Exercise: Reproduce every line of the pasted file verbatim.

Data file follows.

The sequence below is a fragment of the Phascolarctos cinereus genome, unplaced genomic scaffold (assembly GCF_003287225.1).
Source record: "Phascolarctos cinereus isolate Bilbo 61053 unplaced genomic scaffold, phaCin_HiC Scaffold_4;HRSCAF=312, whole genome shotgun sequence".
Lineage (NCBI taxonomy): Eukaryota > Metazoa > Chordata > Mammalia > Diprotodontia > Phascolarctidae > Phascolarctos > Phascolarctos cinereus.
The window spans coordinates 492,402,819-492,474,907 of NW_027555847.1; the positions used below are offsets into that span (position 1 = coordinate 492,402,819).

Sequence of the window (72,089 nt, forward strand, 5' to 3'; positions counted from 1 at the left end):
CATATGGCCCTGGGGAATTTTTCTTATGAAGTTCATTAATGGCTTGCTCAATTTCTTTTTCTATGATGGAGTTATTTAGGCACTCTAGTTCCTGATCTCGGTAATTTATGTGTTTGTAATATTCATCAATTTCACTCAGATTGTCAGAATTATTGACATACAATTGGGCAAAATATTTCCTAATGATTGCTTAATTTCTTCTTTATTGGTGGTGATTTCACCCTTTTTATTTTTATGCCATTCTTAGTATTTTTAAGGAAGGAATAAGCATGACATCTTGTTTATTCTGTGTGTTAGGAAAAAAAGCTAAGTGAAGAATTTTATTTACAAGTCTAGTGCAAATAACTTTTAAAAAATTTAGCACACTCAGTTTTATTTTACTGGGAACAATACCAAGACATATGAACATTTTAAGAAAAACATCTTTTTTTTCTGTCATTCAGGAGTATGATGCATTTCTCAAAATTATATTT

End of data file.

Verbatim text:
The sequence below is a fragment of the Phascolarctos cinereus genome, unplaced genomic scaffold (assembly GCF_003287225.1).
Source record: "Phascolarctos cinereus isolate Bilbo 61053 unplaced genomic scaffold, phaCin_HiC Scaffold_4;HRSCAF=312, whole genome shotgun sequence".
Lineage (NCBI taxonomy): Eukaryota > Metazoa > Chordata > Mammalia > Diprotodontia > Phascolarctidae > Phascolarctos > Phascolarctos cinereus.
The window spans coordinates 492,402,819-492,474,907 of NW_027555847.1; the positions used below are offsets into that span (position 1 = coordinate 492,402,819).

Sequence of the window (72,089 nt, forward strand, 5' to 3'; positions counted from 1 at the left end):
CATATGGCCCTGGGGAATTTTTCTTATGAAGTTCATTAATGGCTTGCTCAATTTCTTTTTCTATGATGGAGTTATTTAGGCACTCTAGTTCCTGATCTCGGTAATTTATGTGTTTGTAATATTCATCAATTTCACTCAGATTGTCAGAATTATTGACATACAATTGGGCAAAATATTTCCTAATGATTGCTTAATTTCTTCTTTATTGGTGGTGATTTCACCCTTTTTATTTTTATGCCATTCTTAGTATTTTTAAGGAAGGAATAAGCATGACATCTTGTTTATTCTGTGTGTTAGGAAAAAAAGCTAAGTGAAGAATTTTATTTACAAGTCTAGTGCAAATAACTTTTAAAAAATTTAGCACACTCAGTTTTATTTTACTGGGAACAATACCAAGACATATGAACATTTTAAGAAAAACATCTTTTTTTTCTGTCATTCAGGAGTATGATGCATTTCTCAAAATTATATTT